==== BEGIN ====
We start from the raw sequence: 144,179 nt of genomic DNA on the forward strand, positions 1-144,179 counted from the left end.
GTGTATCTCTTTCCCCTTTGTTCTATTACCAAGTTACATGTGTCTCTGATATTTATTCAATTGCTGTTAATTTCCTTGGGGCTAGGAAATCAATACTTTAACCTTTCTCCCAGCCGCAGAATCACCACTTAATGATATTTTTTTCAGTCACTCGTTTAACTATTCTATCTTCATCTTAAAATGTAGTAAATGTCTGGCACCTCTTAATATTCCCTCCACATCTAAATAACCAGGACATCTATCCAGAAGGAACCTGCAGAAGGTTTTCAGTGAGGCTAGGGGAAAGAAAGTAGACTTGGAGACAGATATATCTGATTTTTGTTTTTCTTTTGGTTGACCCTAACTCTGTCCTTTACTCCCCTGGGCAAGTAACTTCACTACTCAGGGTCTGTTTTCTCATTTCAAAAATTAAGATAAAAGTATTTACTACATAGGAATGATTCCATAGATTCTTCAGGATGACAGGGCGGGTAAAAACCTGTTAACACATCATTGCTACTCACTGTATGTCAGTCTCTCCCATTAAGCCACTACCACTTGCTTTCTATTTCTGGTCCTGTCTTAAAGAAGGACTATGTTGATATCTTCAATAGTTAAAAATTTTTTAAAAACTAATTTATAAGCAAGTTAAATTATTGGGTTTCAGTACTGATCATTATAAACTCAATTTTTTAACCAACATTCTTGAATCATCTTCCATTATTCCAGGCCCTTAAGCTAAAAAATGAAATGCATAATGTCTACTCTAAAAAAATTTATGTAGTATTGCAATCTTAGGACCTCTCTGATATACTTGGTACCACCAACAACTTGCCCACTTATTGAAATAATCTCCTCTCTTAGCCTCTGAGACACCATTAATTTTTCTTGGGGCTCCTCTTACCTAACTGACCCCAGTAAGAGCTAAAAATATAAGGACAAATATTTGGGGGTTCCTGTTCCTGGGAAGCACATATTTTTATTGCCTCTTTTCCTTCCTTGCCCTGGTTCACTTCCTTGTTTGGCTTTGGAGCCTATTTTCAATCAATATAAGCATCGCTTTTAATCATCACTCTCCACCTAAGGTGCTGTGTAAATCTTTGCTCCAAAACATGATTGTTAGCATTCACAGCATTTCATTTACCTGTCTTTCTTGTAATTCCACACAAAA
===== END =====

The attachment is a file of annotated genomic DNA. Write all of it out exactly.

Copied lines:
We start from the raw sequence: 144,179 nt of genomic DNA on the forward strand, positions 1-144,179 counted from the left end.
GTGTATCTCTTTCCCCTTTGTTCTATTACCAAGTTACATGTGTCTCTGATATTTATTCAATTGCTGTTAATTTCCTTGGGGCTAGGAAATCAATACTTTAACCTTTCTCCCAGCCGCAGAATCACCACTTAATGATATTTTTTTCAGTCACTCGTTTAACTATTCTATCTTCATCTTAAAATGTAGTAAATGTCTGGCACCTCTTAATATTCCCTCCACATCTAAATAACCAGGACATCTATCCAGAAGGAACCTGCAGAAGGTTTTCAGTGAGGCTAGGGGAAAGAAAGTAGACTTGGAGACAGATATATCTGATTTTTGTTTTTCTTTTGGTTGACCCTAACTCTGTCCTTTACTCCCCTGGGCAAGTAACTTCACTACTCAGGGTCTGTTTTCTCATTTCAAAAATTAAGATAAAAGTATTTACTACATAGGAATGATTCCATAGATTCTTCAGGATGACAGGGCGGGTAAAAACCTGTTAACACATCATTGCTACTCACTGTATGTCAGTCTCTCCCATTAAGCCACTACCACTTGCTTTCTATTTCTGGTCCTGTCTTAAAGAAGGACTATGTTGATATCTTCAATAGTTAAAAATTTTTTAAAAACTAATTTATAAGCAAGTTAAATTATTGGGTTTCAGTACTGATCATTATAAACTCAATTTTTTAACCAACATTCTTGAATCATCTTCCATTATTCCAGGCCCTTAAGCTAAAAAATGAAATGCATAATGTCTACTCTAAAAAAATTTATGTAGTATTGCAATCTTAGGACCTCTCTGATATACTTGGTACCACCAACAACTTGCCCACTTATTGAAATAATCTCCTCTCTTAGCCTCTGAGACACCATTAATTTTTCTTGGGGCTCCTCTTACCTAACTGACCCCAGTAAGAGCTAAAAATATAAGGACAAATATTTGGGGGTTCCTGTTCCTGGGAAGCACATATTTTTATTGCCTCTTTTCCTTCCTTGCCCTGGTTCACTTCCTTGTTTGGCTTTGGAGCCTATTTTCAATCAATATAAGCATCGCTTTTAATCATCACTCTCCACCTAAGGTGCTGTGTAAATCTTTGCTCCAAAACATGATTGTTAGCATTCACAGCATTTCATTTACCTGTCTTTCTTGTAATTCCACACAAAA